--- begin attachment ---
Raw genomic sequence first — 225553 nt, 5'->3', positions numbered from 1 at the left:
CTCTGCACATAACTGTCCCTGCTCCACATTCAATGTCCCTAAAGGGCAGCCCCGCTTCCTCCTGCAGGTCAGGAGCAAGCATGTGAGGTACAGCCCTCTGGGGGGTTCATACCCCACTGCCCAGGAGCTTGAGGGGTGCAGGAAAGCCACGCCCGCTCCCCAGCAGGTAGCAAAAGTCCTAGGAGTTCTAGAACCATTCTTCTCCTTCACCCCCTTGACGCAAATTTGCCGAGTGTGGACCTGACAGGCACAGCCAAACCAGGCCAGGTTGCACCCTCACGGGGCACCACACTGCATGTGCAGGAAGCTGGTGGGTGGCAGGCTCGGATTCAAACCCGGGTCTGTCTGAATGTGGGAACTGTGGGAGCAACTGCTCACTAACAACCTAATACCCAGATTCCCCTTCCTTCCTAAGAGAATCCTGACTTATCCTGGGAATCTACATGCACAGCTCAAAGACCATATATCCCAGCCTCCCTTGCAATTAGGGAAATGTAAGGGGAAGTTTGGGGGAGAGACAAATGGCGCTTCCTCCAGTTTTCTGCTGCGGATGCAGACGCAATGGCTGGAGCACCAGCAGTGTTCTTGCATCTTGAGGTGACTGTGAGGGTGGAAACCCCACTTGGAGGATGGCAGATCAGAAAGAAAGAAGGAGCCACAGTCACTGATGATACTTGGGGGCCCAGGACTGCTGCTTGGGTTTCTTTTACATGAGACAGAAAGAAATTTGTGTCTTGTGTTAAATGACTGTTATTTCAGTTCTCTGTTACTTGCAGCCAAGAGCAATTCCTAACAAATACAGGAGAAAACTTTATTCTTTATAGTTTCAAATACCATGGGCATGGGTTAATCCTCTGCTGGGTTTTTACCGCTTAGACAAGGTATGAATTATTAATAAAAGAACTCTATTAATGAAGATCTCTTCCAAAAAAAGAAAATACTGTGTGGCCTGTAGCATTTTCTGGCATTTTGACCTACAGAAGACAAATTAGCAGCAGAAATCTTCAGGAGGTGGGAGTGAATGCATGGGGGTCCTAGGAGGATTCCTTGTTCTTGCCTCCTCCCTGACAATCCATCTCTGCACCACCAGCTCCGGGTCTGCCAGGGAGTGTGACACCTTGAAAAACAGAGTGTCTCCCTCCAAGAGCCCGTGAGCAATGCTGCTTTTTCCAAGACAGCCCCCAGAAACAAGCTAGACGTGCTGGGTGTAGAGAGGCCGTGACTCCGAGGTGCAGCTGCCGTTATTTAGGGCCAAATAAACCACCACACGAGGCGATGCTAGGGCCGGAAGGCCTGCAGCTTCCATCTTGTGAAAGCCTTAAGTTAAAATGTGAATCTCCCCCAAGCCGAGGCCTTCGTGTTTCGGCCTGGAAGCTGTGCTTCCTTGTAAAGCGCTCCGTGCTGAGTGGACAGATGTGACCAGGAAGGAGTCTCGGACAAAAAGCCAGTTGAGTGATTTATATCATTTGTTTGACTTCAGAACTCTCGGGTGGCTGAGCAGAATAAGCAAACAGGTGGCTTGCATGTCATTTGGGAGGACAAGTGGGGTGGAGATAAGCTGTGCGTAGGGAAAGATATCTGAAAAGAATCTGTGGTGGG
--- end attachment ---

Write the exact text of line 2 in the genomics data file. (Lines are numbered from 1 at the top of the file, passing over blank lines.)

CTCTGCACATAACTGTCCCTGCTCCACATTCAATGTCCCTAAAGGGCAGCCCCGCTTCCTCCTGCAGGTCAGGAGCAAGCATGTGAGGTACAGCCCTCTGGGGGGTTCATACCCCACTGCCCAGGAGCTTGAGGGGTGCAGGAAAGCCACGCCCGCTCCCCAGCAGGTAGCAAAAGTCCTAGGAGTTCTAGAACCATTCTTCTCCTTCACCCCCTTGACGCAAATTTGCCGAGTGTGGACCTGACAGGCACAGCCAAACCAGGCCAGGTTGCACCCTCACGGGGCACCACACTGCATGTGCAGGAAGCTGGTGGGTGGCAGGCTCGGATTCAAACCCGGGTCTGTCTGAATGTGGGAACTGTGGGAGCAACTGCTCACTAACAACCTAATACCCAGATTCCCCTTCCTTCCTAAGAGAATCCTGACTTATCCTGGGAATCTACATGCACAGCTCAAAGACCATATATCCCAGCCTCCCTTGCAATTAGGGAAATGTAAGGGGAAGTTTGGGGGAGAGACAAATGGCGCTTCCTCCAGTTTTCTGCTGCGGATGCAGACGCAATGGCTGGAGCACCAGCAGTGTTCTTGCATCTTGAGGTGACTGTGAGGGTGGAAACCCCACTTGGAGGATGGCAGATCAGAAAGAAAGAAGGAGCCACAGTCACTGATGATACTTGGGGGCCCAGGACTGCTGCTTGGGTTTCTTTTACATGAGACAGAAAGAAATTTGTGTCTTGTGTTAAATGACTGTTATTTCAGTTCTCTGTTACTTGCAGCCAAGAGCAATTCCTAACAAATACAGGAGAAAACTTTATTCTTTATAGTTTCAAATACCATGGGCATGGGTTAATCCTCTGCTGGGTTTTTACCGCTTAGACAAGGTATGAATTATTAATAAAAGAACTCTATTAATGAAGATCTCTTCCAAAAAAAGAAAATACTGTGTGGCCTGTAGCATTTTCTGGCATTTTGACCTACAGAAGACAAATTAGCAGCAGAAATCTTCAGGAGGTGGGAGTGAATGCATGGGGGTCCTAGGAGGATTCCTTGTTCTTGCCTCCTCCCTGACAATCCATCTCTGCACCACCAGCTCCGGGTCTGCCAGGGAGTGTGACACCTTGAAAAACAGAGTGTCTCCCTCCAAGAGCCCGTGAGCAATGCTGCTTTTTCCAAGACAGCCCCCAGAAACAAGCTAGACGTGCTGGGTGTAGAGAGGCCGTGACTCCGAGGTGCAGCTGCCGTTATTTAGGGCCAAATAAACCACCACACGAGGCGATGCTAGGGCCGGAAGGCCTGCAGCTTCCATCTTGTGAAAGCCTTAAGTTAAAATGTGAATCTCCCCCAAGCCGAGGCCTTCGTGTTTCGGCCTGGAAGCTGTGCTTCCTTGTAAAGCGCTCCGTGCTGAGTGGACAGATGTGACCAGGAAGGAGTCTCGGACAAAAAGCCAGTTGAGTGATTTATATCATTTGTTTGACTTCAGAACTCTCGGGTGGCTGAGCAGAATAAGCAAACAGGTGGCTTGCATGTCATTTGGGAGGACAAGTGGGGTGGAGATAAGCTGTGCGTAGGGAAAGATATCTGAAAAGAATCTGTGGTGGG